Plugin's page: disliked it. It starts with a long explanation about SEO, about SEO plugins, about tons of things I didn't bother to read because there were too much of them, and you have to scroll down to the middle of the page to read about the plugin for the first time. The download link barely makes it into the page.
Plugin's code: hated it. Some blocks are not even indented, there are practically no empty lines between logical blocks, how can someone read (and maintain) code like this? I can't. This is typically the kind of plugin I would not install on my blog because I cannot be sure of what it does since it's barely readable.
The plugin comes with *tons* of explanations and documentation. The plugin admin pages consist in 9 pages and more than 12,000 words. I mean, you have to seriously believe in SEO plugins to go through all this. I must admit I mildly believe in SEO plugins.
All in all: in the over crowded market of SEO plugins, Greg's HP SEO will give you a lot to read, a lot to ponder, a lot to think about. Too much. I obviously cannot judge about the SEO results of this plugin, as it would require online testing for a couple of weeks or maybe months. I would strongly suggest trimming the plugin's page down to the essential, and, for PHP God's sake, making the code readable! Nobody cares if it's 600 lines because you removed 120 white lines and 300 tabs. This is not optimization, this is useless obfuscation.
Import HTML Pages
This plugin will import HTML files from a directory as posts or pages. This sounds handy when you want to migrate an old school HTML site to WordPress.
The plugin's page is nice enough: short desc, features, download link, screenshots. There's also a warning that the plugin requires PHP5, which is OK with me as long as you're told about it before finding yourself in trouble.
The plugin's code looks OK, a bit compact maybe, but at first glance I see a couple of things.
First, the function naming scheme is not consistent enough: you have html_import_do_stuff(), fine, but also functions named like pretty_title() which is too generic to be confident you'll avoid conflict with another piece of code.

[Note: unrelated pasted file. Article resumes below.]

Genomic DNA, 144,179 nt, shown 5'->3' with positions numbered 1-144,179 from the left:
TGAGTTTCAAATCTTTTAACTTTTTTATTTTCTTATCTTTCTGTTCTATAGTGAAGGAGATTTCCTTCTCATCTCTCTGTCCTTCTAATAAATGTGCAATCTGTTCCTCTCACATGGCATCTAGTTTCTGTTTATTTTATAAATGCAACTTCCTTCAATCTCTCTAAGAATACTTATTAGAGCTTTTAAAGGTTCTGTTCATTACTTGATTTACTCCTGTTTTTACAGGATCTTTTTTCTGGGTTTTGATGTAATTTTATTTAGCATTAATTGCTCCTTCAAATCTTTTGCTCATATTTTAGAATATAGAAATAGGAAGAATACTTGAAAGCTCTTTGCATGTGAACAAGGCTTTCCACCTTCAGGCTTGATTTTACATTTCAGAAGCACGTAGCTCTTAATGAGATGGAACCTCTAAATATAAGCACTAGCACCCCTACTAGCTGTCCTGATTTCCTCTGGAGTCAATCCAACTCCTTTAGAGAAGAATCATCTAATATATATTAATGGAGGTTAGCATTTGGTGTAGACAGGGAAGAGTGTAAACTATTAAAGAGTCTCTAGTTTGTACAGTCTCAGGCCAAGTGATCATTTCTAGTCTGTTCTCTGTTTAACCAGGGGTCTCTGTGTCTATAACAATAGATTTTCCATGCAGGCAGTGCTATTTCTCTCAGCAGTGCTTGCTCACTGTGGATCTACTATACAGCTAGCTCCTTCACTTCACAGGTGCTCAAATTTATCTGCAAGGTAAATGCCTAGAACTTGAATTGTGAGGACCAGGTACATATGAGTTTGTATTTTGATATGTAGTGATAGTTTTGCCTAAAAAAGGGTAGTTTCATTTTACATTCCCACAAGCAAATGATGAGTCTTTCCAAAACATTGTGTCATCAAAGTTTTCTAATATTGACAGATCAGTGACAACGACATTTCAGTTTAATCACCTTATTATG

The author did not get correctly how you are supposed to use nonces for security, and just used function wp_nonce_field(). What she need to do is either use the new register_setting(), or at least the "old" way (from WP 2.0.3) using nonces (this article about nonces on the Codex links to two great examples).
Native PHP function fopen() has been misunderstood too (doing fopen() on a file does not return file content).
The plugin needs mbstring functions, but the requirement for this PHP extension is not mentioned on the page and not checked at run time, which would probably make the plugin fail and let user alone in the dark wondering what went wrong. Same comment applies for SimpleXML functions (which are more likely to be available, unless they have been turned off by server configuration)
This may look like a long list of awful things but actually I think it's not a real big deal: this plugin is not something you're supposed to have forever on your blog, but instead use it once, say thanks and deactivate it. While I'm picky about plugins for the long run, I don't mind running once something that may be a bit rough but works, especially if this is something quite unique (I don't think there are too many other plugins of this kind). In other words, I value result more than the way to do things, when I don't have too much choice over the way to do things :)
The plugin interface is neat. You can select content to import by HTML tag ("<div id='main'>") or by Dreamweaver template region. You can decide to import everything in posts or pages and pick a status (publish, pending, private or draft) which is a nice option if you want to review the result before publishing it.
All in all: from a coder's opinion, there are things to improve. But from a user's perspective, this plugin can be a life saver if you have to import dozens of static HTML files into WordPress. As of writing, googling for "import html files into wordpress" doesn't provide much cool stuff and I'm not sure there is another polished tool to do so. Bottom line: I like this plugin.
WP-Hackers' mailing list resident Scribu made this plugin to use ImageShack as a free Content Delivery Network (CDN) for your images, ie to lessen the traffic and storage burden on your host. Just upload images on your blog as usual, the plugin takes care of everything. If for some reason the image cannot be found on ImageShack, the local copy is shown instead.
The plugin's page is a bit confusing. It looks like an archive for posts filed in category "Image Offloader" more than a plugin page. On the sidebar there's still the minimal info required: short desc, download link. The page on the repository has more details which makes the plugin really interesting (especially informations about what happens when the image cannot be loaded from Imageshack).
The plugin's code is typically the kind where I learn stuff, not where I have suggestions for improvements. It uses scribu's own framework for plugins, which I've read about a few times in the wp-hackers mailing list but had never tried. His framework is designed to automate repetitive tasks you come accross while coding a plugin: adding option pages, handling options, creating tables, etc… It's quite cool: for instance, once you've included the files, all you need to add an entry to WP's internal cron job is a 4 line snippet, and everything is handled included during activation/deactivation of the plugin.